- Kingdom: Animalia
- Phylum: Chordata
- Subphylum: Vertebrata
- Class: Reptilia
- Order: Squamata
- Family: Colubridae
- Genus: Elaphe
- Species: E. obsoleta
- SubSpecies: E. o. lindheimeri
The Texas Rat Snake, biologically Elaphe Obsoleta Lindheimeri, is a subordinate variety of rat snakes, a Colubrid that is not poisonous. We see them in The United States, mainly around Texas state, but their varieties you can find in Oklahoma, Louisiana and Arkansas. It gets along with the other subordinate varieties of Elaphe obsoleta, It is not possible to demarcate a perfect boundary of their range.
The Texas Rat snake is a sufficiently big one that grows to a length of over 6 ft. Within their range they differ in color and design to a great extent. But characteristically, they are tan or yellow in color. From the head up to the tail the color is olive-green to brown, with uneven patches. Typical samples of them from the southern parts have yellow color more prominent. But the snakes hailing from the northern regions appear darker. The only method of recognizing the rat snake from their breed is their exceptionally gray solid head. There are a few with orange or red speckles. Their belly is colored white or full gray. Their ordinary colors vary from deep orange, albino and hypomelanistic (without dark pigment). The ones you often see in the pet trade and those among captive breeders, show leucism (reduced pigmentation).
The Texas Rat Snakes have an insatiable liking for food; they eat a great number of birds and rodents, and they also consume frogs and lizards by making them to surrender by squeezing them. They are in general found all over, in grasslands, swamps, forests and also in urban areas. The rat snakes are expert climbers, capable of climbing high enough to reach bird nests very easily. Very often, you can find them on farms, where they eat tender chickens as well as their eggs. As such, people sometimes wrongly call them chicken snakes. People know their approach, if you attempt to touch it, it will bite, though it is not harmful.
The Texas rat snake is an agile climber. Infrequently we hear that Texas rat snakes ascend buildings through the sides of brick walls. They are many a time seen hiding in the attics of buildings looking for rodents.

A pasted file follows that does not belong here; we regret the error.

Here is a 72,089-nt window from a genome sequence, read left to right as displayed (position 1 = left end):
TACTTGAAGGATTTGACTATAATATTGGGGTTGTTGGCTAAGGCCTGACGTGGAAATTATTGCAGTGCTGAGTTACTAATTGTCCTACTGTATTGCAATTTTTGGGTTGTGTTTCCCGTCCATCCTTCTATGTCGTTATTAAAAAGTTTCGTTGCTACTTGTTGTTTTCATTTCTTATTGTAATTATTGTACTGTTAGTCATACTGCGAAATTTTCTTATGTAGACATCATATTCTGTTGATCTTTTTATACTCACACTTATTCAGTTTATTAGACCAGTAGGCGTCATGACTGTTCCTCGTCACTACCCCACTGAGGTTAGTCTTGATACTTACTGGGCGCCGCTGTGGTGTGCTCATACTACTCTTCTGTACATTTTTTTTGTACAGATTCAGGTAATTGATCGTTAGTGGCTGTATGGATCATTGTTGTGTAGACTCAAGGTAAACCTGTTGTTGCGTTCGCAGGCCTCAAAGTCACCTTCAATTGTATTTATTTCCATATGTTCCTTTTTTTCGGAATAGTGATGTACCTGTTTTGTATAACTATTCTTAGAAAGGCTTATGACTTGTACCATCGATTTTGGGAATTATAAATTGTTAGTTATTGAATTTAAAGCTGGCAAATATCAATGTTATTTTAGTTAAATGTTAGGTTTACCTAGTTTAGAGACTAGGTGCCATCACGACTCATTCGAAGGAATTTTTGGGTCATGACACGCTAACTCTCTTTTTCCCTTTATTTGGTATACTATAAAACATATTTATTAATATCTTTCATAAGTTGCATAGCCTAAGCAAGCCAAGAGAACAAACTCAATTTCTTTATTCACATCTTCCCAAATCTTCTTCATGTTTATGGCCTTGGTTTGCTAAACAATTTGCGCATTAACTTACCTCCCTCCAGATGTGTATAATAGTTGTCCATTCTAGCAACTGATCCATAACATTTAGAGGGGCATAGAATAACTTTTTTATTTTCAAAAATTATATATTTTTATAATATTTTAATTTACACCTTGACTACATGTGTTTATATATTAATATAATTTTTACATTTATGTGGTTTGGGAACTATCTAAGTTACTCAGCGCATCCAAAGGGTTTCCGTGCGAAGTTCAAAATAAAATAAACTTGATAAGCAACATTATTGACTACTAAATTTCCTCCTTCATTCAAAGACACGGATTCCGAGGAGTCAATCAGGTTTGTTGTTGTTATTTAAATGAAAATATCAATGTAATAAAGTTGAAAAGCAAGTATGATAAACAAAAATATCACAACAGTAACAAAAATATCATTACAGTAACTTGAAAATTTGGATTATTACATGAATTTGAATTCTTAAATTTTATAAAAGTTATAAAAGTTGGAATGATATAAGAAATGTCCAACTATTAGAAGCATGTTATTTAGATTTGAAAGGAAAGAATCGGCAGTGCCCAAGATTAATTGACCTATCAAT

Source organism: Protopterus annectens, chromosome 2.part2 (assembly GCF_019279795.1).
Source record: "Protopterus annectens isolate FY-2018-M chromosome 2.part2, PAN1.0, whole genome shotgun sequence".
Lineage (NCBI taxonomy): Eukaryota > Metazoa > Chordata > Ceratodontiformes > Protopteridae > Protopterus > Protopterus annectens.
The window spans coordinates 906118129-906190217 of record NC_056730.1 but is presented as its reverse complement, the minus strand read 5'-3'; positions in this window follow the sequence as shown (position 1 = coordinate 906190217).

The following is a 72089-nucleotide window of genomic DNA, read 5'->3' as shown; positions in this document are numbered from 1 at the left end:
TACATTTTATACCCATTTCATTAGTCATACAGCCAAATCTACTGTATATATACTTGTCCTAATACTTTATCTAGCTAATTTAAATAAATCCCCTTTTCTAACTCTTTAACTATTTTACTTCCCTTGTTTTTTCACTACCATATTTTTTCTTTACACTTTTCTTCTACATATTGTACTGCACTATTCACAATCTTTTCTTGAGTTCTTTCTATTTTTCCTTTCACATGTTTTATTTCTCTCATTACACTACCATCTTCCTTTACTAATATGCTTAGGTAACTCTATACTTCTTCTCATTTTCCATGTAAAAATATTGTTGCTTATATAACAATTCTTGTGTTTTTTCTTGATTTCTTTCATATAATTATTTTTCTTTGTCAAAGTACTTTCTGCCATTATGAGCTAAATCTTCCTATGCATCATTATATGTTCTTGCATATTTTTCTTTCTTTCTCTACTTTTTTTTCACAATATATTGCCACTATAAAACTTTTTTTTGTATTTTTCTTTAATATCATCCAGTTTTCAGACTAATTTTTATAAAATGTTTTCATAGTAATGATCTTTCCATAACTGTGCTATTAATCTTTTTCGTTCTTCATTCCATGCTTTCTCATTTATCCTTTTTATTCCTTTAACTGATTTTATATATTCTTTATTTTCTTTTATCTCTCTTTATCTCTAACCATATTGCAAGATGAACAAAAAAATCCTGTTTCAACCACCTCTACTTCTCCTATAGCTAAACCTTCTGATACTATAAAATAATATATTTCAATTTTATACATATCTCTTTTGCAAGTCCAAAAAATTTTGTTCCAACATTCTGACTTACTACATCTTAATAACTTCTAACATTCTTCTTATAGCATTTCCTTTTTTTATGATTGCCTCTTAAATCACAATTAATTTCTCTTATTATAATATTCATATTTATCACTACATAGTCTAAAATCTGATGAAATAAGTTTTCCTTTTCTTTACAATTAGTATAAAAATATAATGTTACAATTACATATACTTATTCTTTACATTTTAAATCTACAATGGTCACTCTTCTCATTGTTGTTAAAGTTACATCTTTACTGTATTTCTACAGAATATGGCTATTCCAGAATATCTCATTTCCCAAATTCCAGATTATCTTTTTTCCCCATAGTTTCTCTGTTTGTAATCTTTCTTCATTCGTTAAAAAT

As a Pet
The usual enclosures for snakes are aquariums; even then, there are so many other options that are simpler to maintain and with better lodging comforts available in the commercial market, Irrespective of the type of the enclosure, the space is important for the snake to have its natural facilities. For the maintenance of a juvenile, a space of one foot square is sufficient, but for a grown up Texas rat snake, you need a minimum of 4 -8 sq. ft.
The diet necessary for a Texas Rat Snake to flourish is just one standard size rodent a week. It will struggle if you attempt to feed it with something that is more or less the same size as that of the diameter of its middle portion of the body. Certain keepers choose to feed their young pets as often as 2 to 3 times a week and then gradually reduce the amount as they grow. This practice is fine, but it has nothing to do with its health.
A thumb rule that is generally followed is to feed food items that are smaller than the biggest diameter of any part of the snake’s body. Feed any variety of snake small mice and adult mice or rats depending on the snake size, every 5-7 days. Bear in mind that you never feed your snake in excess, since obesity and other health problems will occur gradually.
The response and temperament you experience when handling a grown up rat snake differs. However, most of them turn passive and inspiring and never bite when handled, whereas, other snakes (mostly those caught in the wild), turn irritable, anxious and we cannot predict their adult behavior. Even then bear in mind that a rat that is passive may react and bite your pet as a measure of defense,